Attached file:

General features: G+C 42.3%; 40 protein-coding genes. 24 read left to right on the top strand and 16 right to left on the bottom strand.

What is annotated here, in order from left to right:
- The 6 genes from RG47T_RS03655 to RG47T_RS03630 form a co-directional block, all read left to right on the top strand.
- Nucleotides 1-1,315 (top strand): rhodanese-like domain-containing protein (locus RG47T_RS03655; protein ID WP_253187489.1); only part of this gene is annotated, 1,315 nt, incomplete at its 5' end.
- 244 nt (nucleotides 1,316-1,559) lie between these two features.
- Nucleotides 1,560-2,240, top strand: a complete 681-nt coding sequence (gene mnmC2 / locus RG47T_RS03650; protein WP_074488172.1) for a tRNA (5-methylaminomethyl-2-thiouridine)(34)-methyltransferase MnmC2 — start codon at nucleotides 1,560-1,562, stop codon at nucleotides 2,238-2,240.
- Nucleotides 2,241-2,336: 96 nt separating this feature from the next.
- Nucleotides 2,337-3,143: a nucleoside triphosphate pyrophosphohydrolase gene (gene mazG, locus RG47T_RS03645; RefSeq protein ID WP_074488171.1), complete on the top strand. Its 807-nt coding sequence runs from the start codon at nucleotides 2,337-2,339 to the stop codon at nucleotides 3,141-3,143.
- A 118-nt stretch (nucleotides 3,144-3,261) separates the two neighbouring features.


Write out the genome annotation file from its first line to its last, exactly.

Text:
General features: G+C 42.3%; 40 protein-coding genes. 24 read left to right on the top strand and 16 right to left on the bottom strand.

What is annotated here, in order from left to right:
- The 6 genes from RG47T_RS03655 to RG47T_RS03630 form a co-directional block, all read left to right on the top strand.
- Nucleotides 1-1,315 (top strand): rhodanese-like domain-containing protein (locus RG47T_RS03655; protein ID WP_253187489.1); only part of this gene is annotated, 1,315 nt, incomplete at its 5' end.
- 244 nt (nucleotides 1,316-1,559) lie between these two features.
- Nucleotides 1,560-2,240, top strand: a complete 681-nt coding sequence (gene mnmC2 / locus RG47T_RS03650; protein WP_074488172.1) for a tRNA (5-methylaminomethyl-2-thiouridine)(34)-methyltransferase MnmC2 — start codon at nucleotides 1,560-1,562, stop codon at nucleotides 2,238-2,240.
- Nucleotides 2,241-2,336: 96 nt separating this feature from the next.
- Nucleotides 2,337-3,143: a nucleoside triphosphate pyrophosphohydrolase gene (gene mazG, locus RG47T_RS03645; RefSeq protein ID WP_074488171.1), complete on the top strand. Its 807-nt coding sequence runs from the start codon at nucleotides 2,337-2,339 to the stop codon at nucleotides 3,141-3,143.
- A 118-nt stretch (nucleotides 3,144-3,261) separates the two neighbouring features.